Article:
You may have come across one or two Stimson Mini Bugs, but chances of it being a Mk1 are very low. The early Mk1 cars were only built for a very short period of time in 1970/1971. Of the approximately 180 Bugs built in total, just some 20 were Mk1s with their sharper body edges and different detailing. Survivors are very rare.
Wednesday, 25 May 2022
Monday, 23 May 2022
Friday, 20 May 2022
When Mini Marcos-aficionado Joost van Diën suffered from Corona a month ago and had to go in quarantine for some time, he decided to see if he could find out a little more on the background of his yellow Mk2 Marcos. After all he knew the car had probably spent all of its life in The Netherlands, but its history was still mostly unknown to him. Well, he got more than he bargained for after asking around. In fact he got in touch with the family of the car's original owner, Kim Koopman, who were equally surprised to find out the Marcos survived as Joost was to hear from them!
The man himself had passed away, but his relatives were eager to arrange a meeting and so Joost went over to catch up with the family and the man who'd helped Kim to build it: Thys Pollé. Thys remembered the car particularly well and was happy to be interviewed. He told Joost that he and his mate Kim went to the London Motor Show in 1967. Together they ordered a new shell in early '68 through the newly appointed Dutch concessionaire Sportscar Import in Haarlem, not far from where they lived. In fact they ordered two shells, one for another friend too, both in yellow. They were told there was a delivery time of 6 to 8 weeks, but when the duo hadn't heard a thing after 13 weeks of waiting, they decided to write to Jem Marsh. A neat answer was typed out on Marcos Car Ltd. paper but still the two men had to wait until mid-1968 for the body to arrive in their hometown of Halfweg. But then the build started using Kim's 1965 Mini Cooper as a donor vehicle. There are some pictures of the build, as there are some of Kim driving the just-finished Mini Marcos on the Zandvoort track in order to get his racing license in early '69!
It takes the Dutchmen another two years to get the car fully ready for racing, but then it's looking mean with flared arches, metallic blue / matt black paint applied by their mate Piet Walraven and the 12" rose petals taken over from Tonio Hildebrand's Broadspeed GTS! (here). What's more: the Marcos is by that time equipped with a Don Moore tuned 1295cc 'S' engine, which came through the ART (Algemeen Racing Team) and it was believed to be very quick, too. The Marcos made it to a number of races throughout the '71 racing season, all at Zandvoort, and finished second in class in May while coming home 6th overall in August that year. The Koopman's turned out to have plenty more pictures of the Marcos being raced and in the pit at Zandvoort. One shows it on the track with the white/green ART Mk1 Mini Marcos also. Kim Koopman sells the car in 1972 never to see it again. But its history does not end there. More to follow!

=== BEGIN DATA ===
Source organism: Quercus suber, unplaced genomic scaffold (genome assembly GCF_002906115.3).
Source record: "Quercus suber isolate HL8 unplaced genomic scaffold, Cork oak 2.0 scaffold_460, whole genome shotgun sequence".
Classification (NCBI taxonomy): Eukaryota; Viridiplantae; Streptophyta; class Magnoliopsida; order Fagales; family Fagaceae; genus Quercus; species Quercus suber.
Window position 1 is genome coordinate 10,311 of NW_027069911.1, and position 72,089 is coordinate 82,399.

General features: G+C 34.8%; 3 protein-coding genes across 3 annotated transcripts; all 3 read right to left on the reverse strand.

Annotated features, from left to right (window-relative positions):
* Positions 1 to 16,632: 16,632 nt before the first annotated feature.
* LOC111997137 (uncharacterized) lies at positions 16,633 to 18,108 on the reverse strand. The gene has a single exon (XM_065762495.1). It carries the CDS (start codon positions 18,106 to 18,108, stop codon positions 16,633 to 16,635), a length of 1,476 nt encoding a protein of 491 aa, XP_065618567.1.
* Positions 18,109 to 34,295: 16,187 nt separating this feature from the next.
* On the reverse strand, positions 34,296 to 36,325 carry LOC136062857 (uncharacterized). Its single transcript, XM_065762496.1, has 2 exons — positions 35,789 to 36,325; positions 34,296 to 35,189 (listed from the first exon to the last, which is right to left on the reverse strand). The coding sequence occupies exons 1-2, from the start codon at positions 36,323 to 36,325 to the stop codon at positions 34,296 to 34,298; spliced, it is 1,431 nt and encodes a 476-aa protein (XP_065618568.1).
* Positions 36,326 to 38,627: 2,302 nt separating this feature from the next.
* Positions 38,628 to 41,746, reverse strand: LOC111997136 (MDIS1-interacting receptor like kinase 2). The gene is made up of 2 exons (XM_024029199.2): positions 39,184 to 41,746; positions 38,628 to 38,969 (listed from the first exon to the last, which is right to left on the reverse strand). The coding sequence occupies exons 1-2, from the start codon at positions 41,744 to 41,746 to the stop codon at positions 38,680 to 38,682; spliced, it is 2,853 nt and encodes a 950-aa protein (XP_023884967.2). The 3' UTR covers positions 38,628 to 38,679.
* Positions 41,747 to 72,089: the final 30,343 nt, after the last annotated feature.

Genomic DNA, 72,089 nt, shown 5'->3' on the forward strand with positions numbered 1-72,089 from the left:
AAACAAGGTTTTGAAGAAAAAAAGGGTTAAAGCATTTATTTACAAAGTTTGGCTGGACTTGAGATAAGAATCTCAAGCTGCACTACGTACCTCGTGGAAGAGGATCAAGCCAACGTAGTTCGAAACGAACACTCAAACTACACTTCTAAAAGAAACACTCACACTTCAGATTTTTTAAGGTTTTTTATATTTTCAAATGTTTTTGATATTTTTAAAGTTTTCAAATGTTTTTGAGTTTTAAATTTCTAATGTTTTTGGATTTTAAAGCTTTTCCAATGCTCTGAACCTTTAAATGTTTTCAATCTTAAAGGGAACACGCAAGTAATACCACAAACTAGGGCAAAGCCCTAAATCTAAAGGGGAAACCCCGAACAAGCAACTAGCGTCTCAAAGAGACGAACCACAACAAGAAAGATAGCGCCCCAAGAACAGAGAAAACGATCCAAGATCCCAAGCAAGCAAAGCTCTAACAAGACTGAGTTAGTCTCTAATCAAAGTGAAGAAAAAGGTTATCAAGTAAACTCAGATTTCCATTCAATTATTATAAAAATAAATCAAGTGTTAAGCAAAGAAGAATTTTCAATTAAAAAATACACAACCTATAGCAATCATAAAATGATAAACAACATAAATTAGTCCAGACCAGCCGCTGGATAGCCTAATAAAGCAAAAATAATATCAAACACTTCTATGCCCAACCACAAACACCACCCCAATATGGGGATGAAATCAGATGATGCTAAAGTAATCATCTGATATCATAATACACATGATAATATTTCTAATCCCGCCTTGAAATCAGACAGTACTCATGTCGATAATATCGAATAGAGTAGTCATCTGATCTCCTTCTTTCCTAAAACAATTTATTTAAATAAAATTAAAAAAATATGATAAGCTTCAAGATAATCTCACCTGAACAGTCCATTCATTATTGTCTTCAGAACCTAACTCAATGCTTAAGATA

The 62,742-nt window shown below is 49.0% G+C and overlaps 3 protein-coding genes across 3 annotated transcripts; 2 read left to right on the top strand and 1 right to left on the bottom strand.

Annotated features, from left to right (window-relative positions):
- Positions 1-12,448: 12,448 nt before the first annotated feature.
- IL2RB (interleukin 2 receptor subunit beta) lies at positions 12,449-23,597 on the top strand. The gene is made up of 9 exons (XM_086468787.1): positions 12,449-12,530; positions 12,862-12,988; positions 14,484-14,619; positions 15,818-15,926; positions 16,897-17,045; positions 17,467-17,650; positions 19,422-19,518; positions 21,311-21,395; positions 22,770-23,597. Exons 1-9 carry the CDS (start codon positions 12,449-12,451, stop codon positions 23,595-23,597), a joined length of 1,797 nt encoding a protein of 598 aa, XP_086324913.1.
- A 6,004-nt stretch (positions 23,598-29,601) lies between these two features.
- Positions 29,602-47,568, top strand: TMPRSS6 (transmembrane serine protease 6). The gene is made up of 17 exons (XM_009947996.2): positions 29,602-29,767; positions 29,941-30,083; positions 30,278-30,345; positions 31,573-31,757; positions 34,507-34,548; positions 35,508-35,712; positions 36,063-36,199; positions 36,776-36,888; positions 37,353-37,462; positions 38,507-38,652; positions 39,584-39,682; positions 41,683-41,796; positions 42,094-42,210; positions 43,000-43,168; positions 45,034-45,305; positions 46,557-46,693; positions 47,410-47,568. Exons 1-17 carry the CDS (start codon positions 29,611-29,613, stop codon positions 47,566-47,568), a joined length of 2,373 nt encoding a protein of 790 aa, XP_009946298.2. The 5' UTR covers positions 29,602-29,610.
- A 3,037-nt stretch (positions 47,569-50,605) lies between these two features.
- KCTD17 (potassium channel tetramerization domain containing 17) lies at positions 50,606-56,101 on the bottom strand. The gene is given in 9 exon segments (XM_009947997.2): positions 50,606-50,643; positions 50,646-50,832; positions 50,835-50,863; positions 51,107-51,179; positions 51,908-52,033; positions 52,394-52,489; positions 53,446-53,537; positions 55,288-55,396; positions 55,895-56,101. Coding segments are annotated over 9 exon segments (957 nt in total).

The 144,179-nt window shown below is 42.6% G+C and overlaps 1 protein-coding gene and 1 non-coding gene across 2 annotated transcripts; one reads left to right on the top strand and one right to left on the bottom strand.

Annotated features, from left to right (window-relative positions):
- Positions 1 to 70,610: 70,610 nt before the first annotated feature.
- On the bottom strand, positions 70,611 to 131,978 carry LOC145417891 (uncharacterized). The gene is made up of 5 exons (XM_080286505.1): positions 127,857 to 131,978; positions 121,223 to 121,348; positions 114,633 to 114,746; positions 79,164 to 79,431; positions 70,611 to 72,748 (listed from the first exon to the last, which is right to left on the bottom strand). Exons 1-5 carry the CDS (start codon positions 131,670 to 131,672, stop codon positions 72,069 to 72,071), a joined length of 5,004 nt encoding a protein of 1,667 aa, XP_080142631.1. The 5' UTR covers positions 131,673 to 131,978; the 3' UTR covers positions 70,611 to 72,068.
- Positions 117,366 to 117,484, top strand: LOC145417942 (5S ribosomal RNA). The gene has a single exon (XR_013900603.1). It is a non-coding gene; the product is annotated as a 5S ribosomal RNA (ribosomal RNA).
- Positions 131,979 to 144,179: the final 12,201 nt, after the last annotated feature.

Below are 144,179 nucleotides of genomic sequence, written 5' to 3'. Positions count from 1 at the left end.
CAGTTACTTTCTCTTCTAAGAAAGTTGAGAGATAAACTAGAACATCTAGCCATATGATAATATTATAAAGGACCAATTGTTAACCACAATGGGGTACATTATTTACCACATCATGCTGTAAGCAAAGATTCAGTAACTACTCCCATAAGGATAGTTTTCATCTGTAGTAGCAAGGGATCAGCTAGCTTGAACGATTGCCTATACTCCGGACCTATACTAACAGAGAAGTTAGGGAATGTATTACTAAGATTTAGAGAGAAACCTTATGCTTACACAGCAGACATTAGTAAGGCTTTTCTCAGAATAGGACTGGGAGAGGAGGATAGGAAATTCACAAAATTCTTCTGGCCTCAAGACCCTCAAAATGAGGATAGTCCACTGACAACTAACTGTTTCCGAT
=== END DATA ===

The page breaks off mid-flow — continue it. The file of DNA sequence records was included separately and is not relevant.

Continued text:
Thursday, 19 May 2022
Wednesday, 18 May 2022
The Unipower GT restored by Howard Darby and Bob Neville made it to the Prescott Hill climb last weekend. And interestingly, the very same car had a go there back in 1991. The official records mention that it was then entered in Class 6 for Sports Libre Cars of 1300- to 1600cc and driven by Arni Wookey and Chris Gow.
I contacted Chris Gow about it and he wrote: "It was never hillclimbed extensively as that was its one and only event. It didn't run well. Upon investigation the head gasket had blown."
Now that the car has been fully restored, Howard Darby had a good weekend with it and added: "We did five runs up the hill including two practice runs. Revs were limited to 6000 rpm so we weren't expecting a fast time. The 1991 best time was 64.91 and our lowest time now was 63 seconds. Peter Clark, the driver, reported that the handling was good." Thanks chaps!
Tuesday, 17 May 2022
After I wrote about the little-known MDV some years ago (click here) I got in touch with Adam Adamson, who owned one of these cars. He then wrote: "Hi Jeroen. I am the owner of the MDV Van you mentioned in your blog and was wondering if you had any information on the vehicle as all I've been told Was that they were built by Bedford city council. My father owned it for approximately 15 years. After his recent passing I've acquired it and I’m looking to restore it. After looking (not very well) into the history of the van eventually I came across your post and was overwhelmed to find not only other examples but my exact registration and colour description. Any information would help massively to bring the life back into the van."
But as so often things went differently. Adam contacted me again last week about the project, which had been stalled: "The engine was rebuilt when my dad first bought the van by a close friend who was a Mini enthusiast between 2005 and 2007. It was 'supposed' to have been rebuilt again over lockdown 2020 by a mechanic friend of my dad but unfortunately my dad died before they finished so the engine is rebuilt but needs few bits reattaching. Radiator, air box/filter, battery. They had also lost the keys."
Adam is now looking to sell the car. It's complete with logbook and old MOT's up until 2008. Remarkably, the car was first registered on 01/07/1983 while Multi-Development (Yorshire) Ltd. was wound up in July 1983. Adam: "I have a brief memory of my dad going to an antique fair in it towing a caravan and I’m sure he said he couldn’t do more than 40mph but he loved it." Never the less Adam now offers the car for sale through Maximum Mini - see the ad here.
Friday, 13 May 2022
Another market round up to see what is for sale for those wanting to buy a Mini based car right now. Once again there is lots to choose from, from the weird to the wonderful and from the cheap to the expensive. In alphabetical order I present to you: